What it’s like Playing Evangelion: Dawn During the Final Days

All good things must come to end. A lesson that fans of Evangelion: Dawn had to come to terms with only a few days ago. The game we have enjoyed since 2018 finally came to end when the servers were shutdown on February 2nd, 2021. We have known that this would happen but it didn’t make it easy to accept. During the last days, those of us who remained chose to enjoy the game before it was lost to time.

As someone who loved every moment of it, I don’t want it to be remembered as another mobile game. One you play for a few months then delete it and move on. Instead, I wanted to enjoy the last days of Evangelion: Dawn. This is a reflection of the game and the story of enjoying the game during its last days. A story not just of me holding out until the last minute but also of those who made the most of it to the end.

The Work of Men

Known by numerous titles during its existence, Evangelion: Dawn is a mobile game adaptation on the Rebuild films. The main story follows the films while there also side quest and a verity of bonus missions. Players take on the role of either Shinji Ikari, Rei Ayanami, Asuka Langley Soryu, Mari Makinami, or Kaworu Nagisa while having the option of taking control of a verity of Eva’s. As they progress, they could upgrade their combat skills while also acquiring new Eva’s or character skins.

The concept of a hack’n slash adaptation of Evangelion seems odd at first. But given its quality and the lack of games based on the series, it quickly one fans over. It’s visual design was stunning and really captures the feel of an anime. The gameplay was easy to learn and welcoming to everyone. It had microtransactions but it was obnoxiously trying to push it on to the player.

This was one of my favorite mobile games when it came out. Besides the high praise, I played this daily in 2018. Sometimes I would stream my playthroughs at least twice a week (via Omelet Arcade). I would also take any excuse to talk about it with friends at conventions (many who were impressed by the games quality). By late 2019, I was still playing the game but mostly twice a week (for 30min a session). Despite its shortcomings and issues, this was great example of both a mobile and licensed title done right.

A reflection of Evangelion: Dawn (iOs) and the story of playing it for the last time before the servers are shutdown. 8Bit/Digi - Stan Rezaee

A Cruel Angeles Thesis

The average life span of a mobile game is about 3 months, so it was a surprise that it lasted this long. Unfortunately, it still has a lifespan. Starting in 2019, the game was pulled from the App Store. Then news came in that the servers were going to shutdown in 2020. Servers that catered to players in Asia were the first to shutdown in July. Players in other regions were told in December that the servers would shutdown at the end of January 2021 (they would be fully be shutdown on February 2nd).

With the end only 31 days away, I (along with the remaining players) decided to make the most of it. After all, anywhere can be paradise as long as you have the will to live. During that time, I would try to play it at least three times a week for an hour (sometimes for two hours). It may not be much but I was going to make the most of it.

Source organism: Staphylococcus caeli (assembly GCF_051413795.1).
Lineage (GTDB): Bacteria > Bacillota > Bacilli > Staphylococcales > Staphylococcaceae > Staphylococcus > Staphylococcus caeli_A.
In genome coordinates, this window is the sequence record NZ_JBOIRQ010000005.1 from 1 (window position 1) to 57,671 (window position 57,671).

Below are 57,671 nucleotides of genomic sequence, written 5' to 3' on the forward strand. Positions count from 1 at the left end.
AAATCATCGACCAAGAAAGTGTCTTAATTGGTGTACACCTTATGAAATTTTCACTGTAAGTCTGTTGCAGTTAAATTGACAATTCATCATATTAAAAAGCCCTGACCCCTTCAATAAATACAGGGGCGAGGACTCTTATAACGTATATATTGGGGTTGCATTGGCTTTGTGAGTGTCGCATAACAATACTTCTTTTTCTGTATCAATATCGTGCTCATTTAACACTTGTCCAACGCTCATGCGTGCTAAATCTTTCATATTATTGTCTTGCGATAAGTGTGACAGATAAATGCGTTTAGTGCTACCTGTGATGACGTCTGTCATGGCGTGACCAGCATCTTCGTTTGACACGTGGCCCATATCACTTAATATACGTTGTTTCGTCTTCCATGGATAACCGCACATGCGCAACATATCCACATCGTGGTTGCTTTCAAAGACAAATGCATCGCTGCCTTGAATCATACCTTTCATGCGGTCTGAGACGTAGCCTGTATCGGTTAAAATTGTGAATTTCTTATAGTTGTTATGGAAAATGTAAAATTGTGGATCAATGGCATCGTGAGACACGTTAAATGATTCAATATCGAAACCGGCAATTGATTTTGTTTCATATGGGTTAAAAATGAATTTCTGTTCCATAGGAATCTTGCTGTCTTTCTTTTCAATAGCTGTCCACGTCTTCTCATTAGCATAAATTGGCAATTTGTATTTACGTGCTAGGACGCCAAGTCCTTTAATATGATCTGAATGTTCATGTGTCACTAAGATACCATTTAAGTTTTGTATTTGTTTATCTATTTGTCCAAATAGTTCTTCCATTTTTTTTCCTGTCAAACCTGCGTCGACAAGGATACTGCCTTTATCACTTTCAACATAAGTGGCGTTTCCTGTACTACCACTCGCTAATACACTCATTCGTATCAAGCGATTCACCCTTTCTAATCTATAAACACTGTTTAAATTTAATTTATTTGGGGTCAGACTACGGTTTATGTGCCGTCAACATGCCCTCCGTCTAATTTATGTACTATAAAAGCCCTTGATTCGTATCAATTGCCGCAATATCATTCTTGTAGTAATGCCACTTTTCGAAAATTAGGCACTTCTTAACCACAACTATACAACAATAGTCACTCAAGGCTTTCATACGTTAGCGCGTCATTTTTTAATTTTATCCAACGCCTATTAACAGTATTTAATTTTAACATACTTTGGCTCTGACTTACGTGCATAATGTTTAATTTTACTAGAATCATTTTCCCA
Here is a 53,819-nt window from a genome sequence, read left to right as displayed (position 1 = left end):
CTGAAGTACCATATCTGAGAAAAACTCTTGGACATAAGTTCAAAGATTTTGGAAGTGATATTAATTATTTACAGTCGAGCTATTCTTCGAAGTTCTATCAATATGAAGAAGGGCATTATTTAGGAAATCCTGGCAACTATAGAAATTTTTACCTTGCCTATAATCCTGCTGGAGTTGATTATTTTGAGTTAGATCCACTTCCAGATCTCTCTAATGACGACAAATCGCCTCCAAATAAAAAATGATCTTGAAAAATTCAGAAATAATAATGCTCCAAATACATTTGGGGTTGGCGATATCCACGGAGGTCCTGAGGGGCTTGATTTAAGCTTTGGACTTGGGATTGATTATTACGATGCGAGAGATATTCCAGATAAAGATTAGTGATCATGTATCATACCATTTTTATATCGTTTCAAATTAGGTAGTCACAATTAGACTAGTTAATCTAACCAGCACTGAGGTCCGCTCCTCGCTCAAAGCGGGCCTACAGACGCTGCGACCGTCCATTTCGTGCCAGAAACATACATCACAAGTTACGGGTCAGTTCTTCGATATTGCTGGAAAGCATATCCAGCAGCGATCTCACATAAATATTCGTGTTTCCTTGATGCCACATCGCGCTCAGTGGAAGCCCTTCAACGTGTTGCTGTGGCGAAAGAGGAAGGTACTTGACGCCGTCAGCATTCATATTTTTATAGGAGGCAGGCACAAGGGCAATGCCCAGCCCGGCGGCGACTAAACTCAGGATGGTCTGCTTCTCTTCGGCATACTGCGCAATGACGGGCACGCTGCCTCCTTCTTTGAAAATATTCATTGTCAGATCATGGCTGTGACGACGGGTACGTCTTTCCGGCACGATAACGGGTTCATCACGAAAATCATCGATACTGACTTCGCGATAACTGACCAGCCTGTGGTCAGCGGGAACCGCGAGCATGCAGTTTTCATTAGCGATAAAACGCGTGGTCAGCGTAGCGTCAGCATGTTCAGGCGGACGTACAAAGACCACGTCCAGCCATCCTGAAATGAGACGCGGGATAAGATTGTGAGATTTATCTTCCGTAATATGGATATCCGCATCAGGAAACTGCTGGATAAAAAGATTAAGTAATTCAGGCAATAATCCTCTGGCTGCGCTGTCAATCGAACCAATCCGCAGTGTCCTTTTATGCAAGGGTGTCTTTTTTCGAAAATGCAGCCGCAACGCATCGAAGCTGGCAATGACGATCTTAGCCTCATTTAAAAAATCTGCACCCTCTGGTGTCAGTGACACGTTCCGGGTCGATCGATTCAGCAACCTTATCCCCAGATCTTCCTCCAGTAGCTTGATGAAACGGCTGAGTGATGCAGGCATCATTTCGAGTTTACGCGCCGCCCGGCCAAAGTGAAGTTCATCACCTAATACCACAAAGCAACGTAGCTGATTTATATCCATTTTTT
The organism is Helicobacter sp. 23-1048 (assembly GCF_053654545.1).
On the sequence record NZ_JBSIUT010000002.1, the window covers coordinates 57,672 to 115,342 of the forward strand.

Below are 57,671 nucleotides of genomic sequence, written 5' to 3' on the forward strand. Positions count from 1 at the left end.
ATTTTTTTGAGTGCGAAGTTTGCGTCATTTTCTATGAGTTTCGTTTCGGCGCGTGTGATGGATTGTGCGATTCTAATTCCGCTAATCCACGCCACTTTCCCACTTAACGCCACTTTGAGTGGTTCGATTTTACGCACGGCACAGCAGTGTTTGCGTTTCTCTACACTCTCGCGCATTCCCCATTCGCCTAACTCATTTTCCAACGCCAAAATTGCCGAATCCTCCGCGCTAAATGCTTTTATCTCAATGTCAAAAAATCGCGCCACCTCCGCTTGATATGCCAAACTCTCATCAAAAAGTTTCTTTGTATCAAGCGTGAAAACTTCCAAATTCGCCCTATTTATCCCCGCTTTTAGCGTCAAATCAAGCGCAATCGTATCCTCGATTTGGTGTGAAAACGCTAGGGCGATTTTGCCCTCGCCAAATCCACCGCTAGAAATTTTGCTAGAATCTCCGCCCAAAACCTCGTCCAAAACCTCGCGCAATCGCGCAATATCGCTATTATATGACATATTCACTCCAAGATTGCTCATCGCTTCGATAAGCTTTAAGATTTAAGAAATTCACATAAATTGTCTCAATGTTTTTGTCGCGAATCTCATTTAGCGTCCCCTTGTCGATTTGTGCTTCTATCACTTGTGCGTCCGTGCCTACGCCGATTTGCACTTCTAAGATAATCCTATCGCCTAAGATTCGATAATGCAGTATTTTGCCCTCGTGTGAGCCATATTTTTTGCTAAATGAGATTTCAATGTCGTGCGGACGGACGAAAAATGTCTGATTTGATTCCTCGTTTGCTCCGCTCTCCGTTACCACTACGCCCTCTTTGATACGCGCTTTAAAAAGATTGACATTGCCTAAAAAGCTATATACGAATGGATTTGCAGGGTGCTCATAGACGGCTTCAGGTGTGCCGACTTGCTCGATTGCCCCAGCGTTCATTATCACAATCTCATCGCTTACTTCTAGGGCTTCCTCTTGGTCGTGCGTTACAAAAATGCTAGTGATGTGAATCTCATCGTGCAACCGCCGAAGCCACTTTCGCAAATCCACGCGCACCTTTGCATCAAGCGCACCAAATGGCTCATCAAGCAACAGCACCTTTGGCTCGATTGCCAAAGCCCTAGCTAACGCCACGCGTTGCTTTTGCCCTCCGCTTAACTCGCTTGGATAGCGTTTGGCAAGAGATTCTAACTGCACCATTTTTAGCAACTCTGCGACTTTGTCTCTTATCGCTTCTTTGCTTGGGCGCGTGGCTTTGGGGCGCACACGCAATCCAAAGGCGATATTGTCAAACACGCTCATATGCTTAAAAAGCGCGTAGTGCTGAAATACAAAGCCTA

A reflection of Evangelion: Dawn (iOs) and the story of playing it for the last time before the servers are shutdown. 8Bit/Digi - Stan Rezaee

Anywhere Can be Paradise

Evangelion: Dawn was going to shutdown in 30 days, it was time to go all out. I always have a habit of saving my premium currency for when I need it (but never end up using it). With the end coming soon, I figure it was better just to spend it all and try some of the other Eva’s. I was luck to get some but not all or most (due to many being event exclusives). Each of the different models had their own unique feature based on how one would want to play the game. However, I did have some buyers remorse as I still preferred to play using EVA Unit-01 and Unit-00.

The last 30 days were mostly dedicated trying to finish most of the main story (a goal that was unable to meet). I also decided to also explore some of the other gameplay modes, especially ones that I’ve hardly experienced. The training mode was a good excuse to grind for additional resources (despite its limitation). Thankfully the arena was still open the few times I entered and I got to battle other players. Special weekend events were still happening and it gave me the chance to unlock new character skins.

Playing the game was fun, but the chatroom was occupied by doom and gloom. They could not believe it was coming to an end and others did not want to continue playing. Some were sharing stories about the guilds they created and the friendships that were forged. Personally, I have not joined any guilds and so I had been absent from the communities that had been established over the game. Of course they were all brought together by their love of the source material. Luckily I was able to find fan groups that were still active (while also embracing the end).

God’s in his Heaven, All is Right With the World

The servers were officially shutdown on February 2nd, 2021. I don’t know what time but I notice it when trying to play it around 9pm. This brings the story of Evangelion: Dawn to an end. It was one of the few games based on the acclaimed series and probably one of the best. Hopefully we could enjoy another video game adaptation of this beloved series sometime in the future.

For now, this game will only live on in the streams and memory of those who played it.

Did you ever play Evangelion: Dawn and what were your thoughts on it? Share your story in the comment section below.

8Bit/Digi is an independent media outlet that provides an insight into the video game community and industry of the San Francisco Bay Area.

1 Comment »

Leave a Reply